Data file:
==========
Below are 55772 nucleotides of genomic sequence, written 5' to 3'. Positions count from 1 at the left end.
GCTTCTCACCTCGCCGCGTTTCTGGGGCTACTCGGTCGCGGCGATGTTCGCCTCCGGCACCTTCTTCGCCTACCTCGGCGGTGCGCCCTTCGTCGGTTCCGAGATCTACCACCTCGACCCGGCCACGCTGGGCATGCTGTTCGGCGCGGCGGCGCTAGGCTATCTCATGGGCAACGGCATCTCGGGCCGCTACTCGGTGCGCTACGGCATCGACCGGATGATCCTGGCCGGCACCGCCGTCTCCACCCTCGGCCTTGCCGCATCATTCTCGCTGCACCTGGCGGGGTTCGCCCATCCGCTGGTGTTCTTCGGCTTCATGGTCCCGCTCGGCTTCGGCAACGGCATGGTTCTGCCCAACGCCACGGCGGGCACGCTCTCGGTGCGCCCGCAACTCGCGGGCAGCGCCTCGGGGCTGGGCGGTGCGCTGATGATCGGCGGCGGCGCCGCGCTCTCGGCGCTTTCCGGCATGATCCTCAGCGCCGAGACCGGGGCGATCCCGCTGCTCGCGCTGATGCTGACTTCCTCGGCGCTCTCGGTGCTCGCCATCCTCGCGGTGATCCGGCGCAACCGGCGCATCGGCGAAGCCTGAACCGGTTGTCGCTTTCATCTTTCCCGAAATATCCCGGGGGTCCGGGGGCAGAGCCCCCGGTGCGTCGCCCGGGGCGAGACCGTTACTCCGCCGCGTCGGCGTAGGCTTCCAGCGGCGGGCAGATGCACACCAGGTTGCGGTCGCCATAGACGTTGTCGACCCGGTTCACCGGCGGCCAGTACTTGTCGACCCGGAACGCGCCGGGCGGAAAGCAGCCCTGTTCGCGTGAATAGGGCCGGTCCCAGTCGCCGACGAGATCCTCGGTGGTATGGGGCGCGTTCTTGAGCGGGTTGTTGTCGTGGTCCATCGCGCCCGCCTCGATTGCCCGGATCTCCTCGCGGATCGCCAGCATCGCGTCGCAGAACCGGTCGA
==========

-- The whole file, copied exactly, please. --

Below are 55772 nucleotides of genomic sequence, written 5' to 3'. Positions count from 1 at the left end.
GCTTCTCACCTCGCCGCGTTTCTGGGGCTACTCGGTCGCGGCGATGTTCGCCTCCGGCACCTTCTTCGCCTACCTCGGCGGTGCGCCCTTCGTCGGTTCCGAGATCTACCACCTCGACCCGGCCACGCTGGGCATGCTGTTCGGCGCGGCGGCGCTAGGCTATCTCATGGGCAACGGCATCTCGGGCCGCTACTCGGTGCGCTACGGCATCGACCGGATGATCCTGGCCGGCACCGCCGTCTCCACCCTCGGCCTTGCCGCATCATTCTCGCTGCACCTGGCGGGGTTCGCCCATCCGCTGGTGTTCTTCGGCTTCATGGTCCCGCTCGGCTTCGGCAACGGCATGGTTCTGCCCAACGCCACGGCGGGCACGCTCTCGGTGCGCCCGCAACTCGCGGGCAGCGCCTCGGGGCTGGGCGGTGCGCTGATGATCGGCGGCGGCGCCGCGCTCTCGGCGCTTTCCGGCATGATCCTCAGCGCCGAGACCGGGGCGATCCCGCTGCTCGCGCTGATGCTGACTTCCTCGGCGCTCTCGGTGCTCGCCATCCTCGCGGTGATCCGGCGCAACCGGCGCATCGGCGAAGCCTGAACCGGTTGTCGCTTTCATCTTTCCCGAAATATCCCGGGGGTCCGGGGGCAGAGCCCCCGGTGCGTCGCCCGGGGCGAGACCGTTACTCCGCCGCGTCGGCGTAGGCTTCCAGCGGCGGGCAGATGCACACCAGGTTGCGGTCGCCATAGACGTTGTCGACCCGGTTCACCGGCGGCCAGTACTTGTCGACCCGGAACGCGCCGGGCGGAAAGCAGCCCTGTTCGCGTGAATAGGGCCGGTCCCAGTCGCCGACGAGATCCTCGGTGGTATGGGGCGCGTTCTTGAGCGGGTTGTTGTCGTGGTCCATCGCGCCCGCCTCGATTGCCCGGATCTCCTCGCGGATCGCCAGCATCGCGTCGCAGAACCGGTCGA